ANN ARBOR—Workers who are most vulnerable to pandemic layoffs are more likely people of color, underscoring the need for stimulus funding in order to keep racial inequality from growing, according to a new University of Michigan study.
U-M researcher Brooke Helppie-McFall and colleague Joanne Hsu of Howard University and the Federal Reserve Board were interested in identifying workers most vulnerable to coronavirus-related earnings losses.
They found that workers whose jobs were not essential, but weren’t likely to be able to telework, had the highest rate of unemployment, were more likely to be people of color and the sole income-earners in their households, and at the same time, had the least amount of financial cushion to fall back on—either in cash or credit form. Their study was published in the Financial Planning Review.
“Our study underscores the need for getting cash to families in these vulnerable positions,” said Helppie-McFall, an associate research scientist at the Survey Research Center at U-M’s Institute for Social Research. “These are already groups who are more marginalized. Just as COVID has exacerbated racial inequalities with respect to health, such as its death rate and hospitalization rate, COVID is also going to exacerbate racial inequalities with respect to families’ finances.”
To examine the financial profiles of U.S. families, the researchers drew data from the Survey of Consumer Finances, a survey conducted every three years by the Federal Reserve System’s Federal Reserve Board. The survey includes information about family demographics, composition, work income, wealth, spending and debt. This includes how much cash savings a family has on hand, as well as credit available to them through credit cards.
They found that nonessential, nonteleworking workers were both most likely to have the highest unemployment rate during the pandemic and the least likely to have a savings cushion. Typically, people in this category of work had savings or credit to cover only three weeks of living expenses and were more likely to be people of color. By comparison, teleworkers had savings to cover six weeks of living expenses.
Using guidelines set by the Department of Homeland Security, the researchers split jobs into three broad categories: teleworkers, essential workers and nonessential workers. They used guidelines set by the Department of Homeland Security to categorize essential workers, and data from the Survey of Consumer Finances to determine whether a job was teleworkable.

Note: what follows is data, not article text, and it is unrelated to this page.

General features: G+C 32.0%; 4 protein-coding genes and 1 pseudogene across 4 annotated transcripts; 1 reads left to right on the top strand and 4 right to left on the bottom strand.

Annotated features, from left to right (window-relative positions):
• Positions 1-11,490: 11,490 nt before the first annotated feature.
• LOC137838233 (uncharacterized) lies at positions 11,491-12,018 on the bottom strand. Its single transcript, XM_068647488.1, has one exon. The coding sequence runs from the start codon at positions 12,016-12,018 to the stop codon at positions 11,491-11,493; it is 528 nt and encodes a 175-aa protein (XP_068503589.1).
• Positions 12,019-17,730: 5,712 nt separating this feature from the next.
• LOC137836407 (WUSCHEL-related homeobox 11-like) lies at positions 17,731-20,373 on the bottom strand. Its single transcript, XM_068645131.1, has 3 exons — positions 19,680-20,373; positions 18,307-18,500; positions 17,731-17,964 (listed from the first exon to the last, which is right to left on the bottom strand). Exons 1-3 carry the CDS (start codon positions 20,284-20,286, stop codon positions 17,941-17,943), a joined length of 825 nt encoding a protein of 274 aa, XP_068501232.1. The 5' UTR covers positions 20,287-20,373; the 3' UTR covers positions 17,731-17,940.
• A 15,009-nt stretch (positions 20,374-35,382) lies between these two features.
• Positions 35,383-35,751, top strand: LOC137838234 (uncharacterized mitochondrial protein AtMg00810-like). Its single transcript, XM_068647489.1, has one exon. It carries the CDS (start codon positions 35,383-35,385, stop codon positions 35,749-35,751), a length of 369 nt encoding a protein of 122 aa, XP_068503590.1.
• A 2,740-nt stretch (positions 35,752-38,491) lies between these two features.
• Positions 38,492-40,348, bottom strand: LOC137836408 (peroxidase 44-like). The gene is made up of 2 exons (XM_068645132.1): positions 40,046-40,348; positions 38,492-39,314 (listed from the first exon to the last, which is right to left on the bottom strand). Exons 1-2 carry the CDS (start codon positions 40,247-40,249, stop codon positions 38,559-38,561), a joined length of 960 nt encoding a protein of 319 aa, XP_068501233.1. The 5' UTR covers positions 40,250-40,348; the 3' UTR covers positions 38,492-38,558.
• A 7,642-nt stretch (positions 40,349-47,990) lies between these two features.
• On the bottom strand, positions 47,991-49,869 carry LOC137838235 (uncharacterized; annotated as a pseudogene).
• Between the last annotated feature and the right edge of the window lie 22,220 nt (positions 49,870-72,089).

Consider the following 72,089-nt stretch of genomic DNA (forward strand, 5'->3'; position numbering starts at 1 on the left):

Nonteleworkable, nonessential jobs included those in the wholesale and retail trade industry, and in hospitality and leisure, but the researchers had to account for variations within industries. For example, some manufacturing jobs were considered nonessential, and some states shut down those operations. But some manufacturing jobs were considered essential.
In 2019, the unemployment rate faced by workers in teleworkable industries was 3.3%. Unemployment rates for workers in nonteleworkable nonessential and essential industries were 3.7% and 3.9%, respectively. By spring 2020, the rate for teleworkable industries had jumped to 12.8%, while in nonteleworking essential industries it had jumped to 17.6%, and 18.3% in nonteleworking nonessential. Occupation-level unemployment rates similarly show that nonteleworking, nonessential workers were the most vulnerable to layoff.
Nonteleworking, nonessential workers were also more likely to be unmarried and not living with a partner, and were more likely to be single parents. Those who were partnered were likely to be partnered with another person in the nonteleworking, nonessential field—and therefore less likely to be able to rely on their partner’s income. Their median wage income was $34,936 compared to non-teleworking essential workers’ $46,799 income and teleworkers’ $70,855 income.
“Whenever you have a delay in getting stimulus funds or unemployment checks, that’s going to be really dangerous for nonessential, nonteleworking households,” Helppie-McFall said. “Putting these kinds of numbers on this situation shows you how quickly you need to get cash out to people when there is a crisis, and it helps you understand how big of a deal it might be if you don’t.”
Morgan Sherburne, 734-647-1844, firstname.lastname@example.org